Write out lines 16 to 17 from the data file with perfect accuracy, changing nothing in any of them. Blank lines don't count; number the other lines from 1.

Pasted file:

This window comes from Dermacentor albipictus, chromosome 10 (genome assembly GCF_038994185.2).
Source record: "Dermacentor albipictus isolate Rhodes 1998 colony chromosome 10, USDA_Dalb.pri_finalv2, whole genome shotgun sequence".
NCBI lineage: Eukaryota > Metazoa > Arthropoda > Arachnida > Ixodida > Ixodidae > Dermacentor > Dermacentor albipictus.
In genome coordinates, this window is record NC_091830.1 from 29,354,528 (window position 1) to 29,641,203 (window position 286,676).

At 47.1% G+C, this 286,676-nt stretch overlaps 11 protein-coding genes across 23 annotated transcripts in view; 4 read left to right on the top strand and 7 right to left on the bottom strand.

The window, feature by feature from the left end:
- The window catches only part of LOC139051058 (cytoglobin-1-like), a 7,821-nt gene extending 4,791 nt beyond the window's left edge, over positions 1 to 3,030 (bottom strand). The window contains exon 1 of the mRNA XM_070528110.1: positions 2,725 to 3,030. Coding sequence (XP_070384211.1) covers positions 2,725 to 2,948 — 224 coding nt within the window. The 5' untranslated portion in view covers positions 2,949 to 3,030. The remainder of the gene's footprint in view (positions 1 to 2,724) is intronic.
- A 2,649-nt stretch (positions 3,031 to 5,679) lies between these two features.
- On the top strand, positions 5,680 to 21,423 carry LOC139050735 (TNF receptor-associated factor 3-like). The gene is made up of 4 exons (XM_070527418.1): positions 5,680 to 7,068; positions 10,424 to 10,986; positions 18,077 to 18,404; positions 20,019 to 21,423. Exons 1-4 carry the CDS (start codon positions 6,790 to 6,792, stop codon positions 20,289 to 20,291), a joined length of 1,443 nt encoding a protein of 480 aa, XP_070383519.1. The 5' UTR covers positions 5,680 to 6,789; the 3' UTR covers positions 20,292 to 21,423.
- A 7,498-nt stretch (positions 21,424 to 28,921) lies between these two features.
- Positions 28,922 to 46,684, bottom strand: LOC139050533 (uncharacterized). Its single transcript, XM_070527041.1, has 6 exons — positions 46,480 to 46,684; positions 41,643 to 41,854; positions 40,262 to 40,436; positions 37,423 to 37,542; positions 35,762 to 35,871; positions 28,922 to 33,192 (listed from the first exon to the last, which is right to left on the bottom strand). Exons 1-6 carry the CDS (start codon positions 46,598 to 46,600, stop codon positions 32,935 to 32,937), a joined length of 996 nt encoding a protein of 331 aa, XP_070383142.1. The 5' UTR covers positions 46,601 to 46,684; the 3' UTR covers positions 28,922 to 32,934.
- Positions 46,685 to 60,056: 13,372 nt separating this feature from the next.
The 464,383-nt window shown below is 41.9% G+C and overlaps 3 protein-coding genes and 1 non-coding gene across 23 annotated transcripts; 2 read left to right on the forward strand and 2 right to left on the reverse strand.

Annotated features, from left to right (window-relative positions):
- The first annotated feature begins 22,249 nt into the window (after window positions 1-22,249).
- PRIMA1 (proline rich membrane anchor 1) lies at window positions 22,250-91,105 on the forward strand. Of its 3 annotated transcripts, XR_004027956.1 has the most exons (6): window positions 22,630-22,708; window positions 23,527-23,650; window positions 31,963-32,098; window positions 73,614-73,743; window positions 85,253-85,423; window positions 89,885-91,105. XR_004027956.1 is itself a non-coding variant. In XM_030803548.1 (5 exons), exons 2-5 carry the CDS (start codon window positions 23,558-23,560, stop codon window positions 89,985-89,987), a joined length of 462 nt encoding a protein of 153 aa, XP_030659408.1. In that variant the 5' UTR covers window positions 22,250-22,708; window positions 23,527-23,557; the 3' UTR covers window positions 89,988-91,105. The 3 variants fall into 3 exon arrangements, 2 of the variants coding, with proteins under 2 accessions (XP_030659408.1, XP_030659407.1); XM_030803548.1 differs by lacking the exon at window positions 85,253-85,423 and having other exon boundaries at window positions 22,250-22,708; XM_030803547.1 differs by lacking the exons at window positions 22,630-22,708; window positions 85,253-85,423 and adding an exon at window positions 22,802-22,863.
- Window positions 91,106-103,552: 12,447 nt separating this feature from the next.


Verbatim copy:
- PRIMA1 (proline rich membrane anchor 1) lies at window positions 22,250-91,105 on the forward strand. Of its 3 annotated transcripts, XR_004027956.1 has the most exons (6): window positions 22,630-22,708; window positions 23,527-23,650; window positions 31,963-32,098; window positions 73,614-73,743; window positions 85,253-85,423; window positions 89,885-91,105. XR_004027956.1 is itself a non-coding variant. In XM_030803548.1 (5 exons), exons 2-5 carry the CDS (start codon window positions 23,558-23,560, stop codon window positions 89,985-89,987), a joined length of 462 nt encoding a protein of 153 aa, XP_030659408.1. In that variant the 5' UTR covers window positions 22,250-22,708; window positions 23,527-23,557; the 3' UTR covers window positions 89,988-91,105. The 3 variants fall into 3 exon arrangements, 2 of the variants coding, with proteins under 2 accessions (XP_030659408.1, XP_030659407.1); XM_030803548.1 differs by lacking the exon at window positions 85,253-85,423 and having other exon boundaries at window positions 22,250-22,708; XM_030803547.1 differs by lacking the exons at window positions 22,630-22,708; window positions 85,253-85,423 and adding an exon at window positions 22,802-22,863.
- Window positions 91,106-103,552: 12,447 nt separating this feature from the next.